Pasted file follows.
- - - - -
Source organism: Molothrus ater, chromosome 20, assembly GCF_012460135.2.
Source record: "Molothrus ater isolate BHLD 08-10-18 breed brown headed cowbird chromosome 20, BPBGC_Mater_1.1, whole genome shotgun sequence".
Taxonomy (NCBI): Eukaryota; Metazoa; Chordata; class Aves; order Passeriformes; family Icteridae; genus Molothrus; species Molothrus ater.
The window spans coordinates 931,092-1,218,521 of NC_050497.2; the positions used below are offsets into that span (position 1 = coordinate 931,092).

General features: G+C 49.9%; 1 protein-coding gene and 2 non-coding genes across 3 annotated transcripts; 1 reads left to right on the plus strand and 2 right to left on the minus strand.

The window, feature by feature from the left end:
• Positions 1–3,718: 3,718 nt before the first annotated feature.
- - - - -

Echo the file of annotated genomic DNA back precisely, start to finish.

Source organism: Molothrus ater, chromosome 20, assembly GCF_012460135.2.
Source record: "Molothrus ater isolate BHLD 08-10-18 breed brown headed cowbird chromosome 20, BPBGC_Mater_1.1, whole genome shotgun sequence".
Taxonomy (NCBI): Eukaryota; Metazoa; Chordata; class Aves; order Passeriformes; family Icteridae; genus Molothrus; species Molothrus ater.
The window spans coordinates 931,092-1,218,521 of NC_050497.2; the positions used below are offsets into that span (position 1 = coordinate 931,092).

General features: G+C 49.9%; 1 protein-coding gene and 2 non-coding genes across 3 annotated transcripts; 1 reads left to right on the plus strand and 2 right to left on the minus strand.

The window, feature by feature from the left end:
• Positions 1–3,718: 3,718 nt before the first annotated feature.